Microservices and services-oriented architecture are here to stay, but this kind of distributed system destroys the traditional type of process monitoring. Nonetheless, companies still need to understand just what’s happening inside the flow of an application. Ben Sigelman, Co-founder of LightStep, said at his keynote at CloudNativeCon that by adopting a new standard for distributed applications called OpenTracing can tell those stories without building complex instrumentation, or fundamentally changing the code of your application.
“If you previously told a story about what happened in your process in that way with this squiggly line going through a single process, that story is gone,” Sigelman said. “In our conversations with numerous companies that have adopted this sort of technology, what they’ve been telling us is that, as they decouple their systems and their transactions I/O, behold they are no longer on any single process, they are literally unable to answer the most basic questions about what’s happening.
“The solution historically for this has been distributed tracing,” Sigelman said. “It still is a solution and it’s wonderful. So the question is, why isn’t it ubiquitous? … That is what OpenTracing is here for. The reason is the instrumentation has been too difficult. It’s required you to instrument not just across processes but across library boundaries in a way that often couples you to poorly engineered libraries that were written in an afternoon or a weekend by someone.”
OpenTracing is a vendor-neutral API standard, not something that one deploys, Sigelman said. Instead it’s something you program against, something you build into your microservices architecture. The OpenTracing API sits in the middle of the microservices process, like application logic, control-flow packages or existing instrumentation, and tracing infrastructure like LightStep, Zipkin, or Jaeger.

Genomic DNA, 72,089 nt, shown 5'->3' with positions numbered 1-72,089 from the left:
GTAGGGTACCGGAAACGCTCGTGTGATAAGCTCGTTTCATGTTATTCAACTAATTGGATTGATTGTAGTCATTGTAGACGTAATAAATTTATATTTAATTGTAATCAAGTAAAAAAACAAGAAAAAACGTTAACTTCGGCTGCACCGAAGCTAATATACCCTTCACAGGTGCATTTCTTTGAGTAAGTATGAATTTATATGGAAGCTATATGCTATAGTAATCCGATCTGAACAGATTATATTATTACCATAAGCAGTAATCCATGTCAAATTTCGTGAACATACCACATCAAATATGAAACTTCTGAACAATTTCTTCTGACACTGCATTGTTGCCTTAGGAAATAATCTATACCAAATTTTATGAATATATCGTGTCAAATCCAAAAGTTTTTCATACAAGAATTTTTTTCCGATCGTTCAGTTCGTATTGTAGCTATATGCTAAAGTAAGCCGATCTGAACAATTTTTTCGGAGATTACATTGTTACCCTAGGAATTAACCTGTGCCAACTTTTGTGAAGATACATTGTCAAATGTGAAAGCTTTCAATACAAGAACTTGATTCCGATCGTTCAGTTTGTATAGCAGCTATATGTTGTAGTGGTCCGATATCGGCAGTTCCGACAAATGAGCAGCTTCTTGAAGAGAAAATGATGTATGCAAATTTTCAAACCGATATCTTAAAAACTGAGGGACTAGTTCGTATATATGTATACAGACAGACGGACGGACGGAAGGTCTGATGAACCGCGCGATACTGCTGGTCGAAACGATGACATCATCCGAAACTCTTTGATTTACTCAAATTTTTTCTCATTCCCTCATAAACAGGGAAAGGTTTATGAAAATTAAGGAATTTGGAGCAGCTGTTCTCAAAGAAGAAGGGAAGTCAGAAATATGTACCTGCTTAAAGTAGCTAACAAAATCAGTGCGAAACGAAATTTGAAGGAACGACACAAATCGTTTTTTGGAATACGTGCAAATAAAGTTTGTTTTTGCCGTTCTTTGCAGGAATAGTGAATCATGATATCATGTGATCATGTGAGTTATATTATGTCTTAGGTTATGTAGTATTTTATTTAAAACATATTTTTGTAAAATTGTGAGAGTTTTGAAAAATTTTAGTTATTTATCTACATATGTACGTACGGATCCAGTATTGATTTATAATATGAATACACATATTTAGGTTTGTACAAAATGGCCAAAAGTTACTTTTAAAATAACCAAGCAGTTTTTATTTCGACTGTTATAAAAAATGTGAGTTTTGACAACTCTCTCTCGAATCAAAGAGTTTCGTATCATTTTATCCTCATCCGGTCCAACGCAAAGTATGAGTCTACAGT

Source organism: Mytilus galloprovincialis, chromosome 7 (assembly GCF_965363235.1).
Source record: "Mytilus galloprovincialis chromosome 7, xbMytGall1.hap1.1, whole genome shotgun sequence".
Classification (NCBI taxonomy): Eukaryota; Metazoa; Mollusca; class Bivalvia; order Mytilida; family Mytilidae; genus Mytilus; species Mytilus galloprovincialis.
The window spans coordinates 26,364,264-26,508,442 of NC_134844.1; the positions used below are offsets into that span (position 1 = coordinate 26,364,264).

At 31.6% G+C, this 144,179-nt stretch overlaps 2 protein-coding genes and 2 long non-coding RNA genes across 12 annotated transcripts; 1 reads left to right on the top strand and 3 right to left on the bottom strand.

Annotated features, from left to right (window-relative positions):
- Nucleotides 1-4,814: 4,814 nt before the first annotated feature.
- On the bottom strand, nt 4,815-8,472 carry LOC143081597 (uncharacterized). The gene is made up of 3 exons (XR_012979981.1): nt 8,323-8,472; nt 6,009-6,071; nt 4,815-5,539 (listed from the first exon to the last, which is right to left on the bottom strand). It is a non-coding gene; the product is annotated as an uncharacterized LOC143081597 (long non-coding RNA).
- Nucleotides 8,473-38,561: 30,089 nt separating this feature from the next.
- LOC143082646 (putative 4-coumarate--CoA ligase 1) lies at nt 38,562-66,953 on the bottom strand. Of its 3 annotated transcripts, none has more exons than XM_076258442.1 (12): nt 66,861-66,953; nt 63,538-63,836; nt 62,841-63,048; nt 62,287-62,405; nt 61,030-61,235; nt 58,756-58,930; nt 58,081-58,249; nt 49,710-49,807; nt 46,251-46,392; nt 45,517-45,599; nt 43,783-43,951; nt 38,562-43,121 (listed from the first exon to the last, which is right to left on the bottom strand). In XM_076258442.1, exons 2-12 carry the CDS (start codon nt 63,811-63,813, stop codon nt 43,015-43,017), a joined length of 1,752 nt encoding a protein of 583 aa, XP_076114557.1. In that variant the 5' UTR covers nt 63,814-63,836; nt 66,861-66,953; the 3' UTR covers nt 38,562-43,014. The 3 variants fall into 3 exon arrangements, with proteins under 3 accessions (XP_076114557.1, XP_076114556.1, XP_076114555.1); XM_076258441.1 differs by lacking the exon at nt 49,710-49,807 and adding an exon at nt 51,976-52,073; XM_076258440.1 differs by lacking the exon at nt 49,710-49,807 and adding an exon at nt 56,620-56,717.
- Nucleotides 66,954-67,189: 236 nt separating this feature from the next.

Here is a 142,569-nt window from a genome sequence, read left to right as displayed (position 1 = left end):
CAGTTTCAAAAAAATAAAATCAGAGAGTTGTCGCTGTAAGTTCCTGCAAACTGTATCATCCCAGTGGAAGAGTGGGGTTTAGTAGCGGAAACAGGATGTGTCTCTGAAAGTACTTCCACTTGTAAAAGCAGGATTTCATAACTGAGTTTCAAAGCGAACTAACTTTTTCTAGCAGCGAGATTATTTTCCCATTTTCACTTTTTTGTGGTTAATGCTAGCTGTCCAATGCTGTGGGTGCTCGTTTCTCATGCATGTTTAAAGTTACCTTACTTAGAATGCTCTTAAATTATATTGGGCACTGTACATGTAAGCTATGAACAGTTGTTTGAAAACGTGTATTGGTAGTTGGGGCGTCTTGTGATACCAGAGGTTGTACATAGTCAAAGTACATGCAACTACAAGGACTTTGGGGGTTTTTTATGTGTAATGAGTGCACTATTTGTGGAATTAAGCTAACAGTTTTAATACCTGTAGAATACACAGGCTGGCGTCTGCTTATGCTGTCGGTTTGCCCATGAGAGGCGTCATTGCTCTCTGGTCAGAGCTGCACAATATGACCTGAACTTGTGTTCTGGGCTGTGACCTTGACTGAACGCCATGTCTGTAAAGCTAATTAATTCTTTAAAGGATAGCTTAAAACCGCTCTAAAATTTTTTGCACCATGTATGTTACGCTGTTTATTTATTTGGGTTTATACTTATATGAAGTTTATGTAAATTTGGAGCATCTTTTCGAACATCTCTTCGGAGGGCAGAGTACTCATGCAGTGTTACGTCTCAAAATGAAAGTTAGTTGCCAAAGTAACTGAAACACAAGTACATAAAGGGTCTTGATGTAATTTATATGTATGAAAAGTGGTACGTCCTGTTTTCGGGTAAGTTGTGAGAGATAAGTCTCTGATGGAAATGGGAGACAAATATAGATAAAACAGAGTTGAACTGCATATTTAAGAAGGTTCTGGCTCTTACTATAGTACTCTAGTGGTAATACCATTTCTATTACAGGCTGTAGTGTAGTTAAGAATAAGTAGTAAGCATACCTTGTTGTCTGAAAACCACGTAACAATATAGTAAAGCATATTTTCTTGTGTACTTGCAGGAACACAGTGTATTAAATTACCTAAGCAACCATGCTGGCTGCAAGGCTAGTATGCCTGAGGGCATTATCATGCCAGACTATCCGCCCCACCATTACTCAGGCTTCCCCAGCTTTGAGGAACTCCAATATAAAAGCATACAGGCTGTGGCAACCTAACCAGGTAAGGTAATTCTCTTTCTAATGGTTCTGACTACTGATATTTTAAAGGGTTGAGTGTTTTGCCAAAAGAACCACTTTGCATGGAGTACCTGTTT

Sigelman showed how OpenTracing works through a demo involving a fake donuts-as-a-service website he created (DonutSalon.com, imbued with the glorious motto “Move Fast and Bake Things”), showing how to track where bottlenecks occurred when the audience faithfully ordered free donuts all at once.
“This can be really powerful if you think about a real system, in that any time you have a latency issue, it’s probably due to some kind of throughput concurrency bottleneck,” Sigelman said. “Being able to actually root-cause where these requests came from in the distributed system is actually fairly profound and something that is not possible with logging at the local level.”
In a Kubernetes system, OpenTracing tracks both the breadth of transactions (called “spans”) and the depth (the communication between clients and services, called “references”). Just tracking one or the other is essentially traditional logging, Sigelman said, but capturing both leads to a much better picture of the traffic in a distributed applications.
“I think it’s possible to get good quality tracing and avoid the pain and suffering of adding a lot of instrumentation or even really changing an application in meaningful ways if we can add the existing API standardization of OpenTracing to a little bit of magic between applications, client proxies, and then the network that connects containers to each other,” he said.
Watch the complete presentation below:
Want to learn more about Kubernetes? Get unlimited access to the new Kubernetes Fundamentals training course for one year for $199. Sign up now!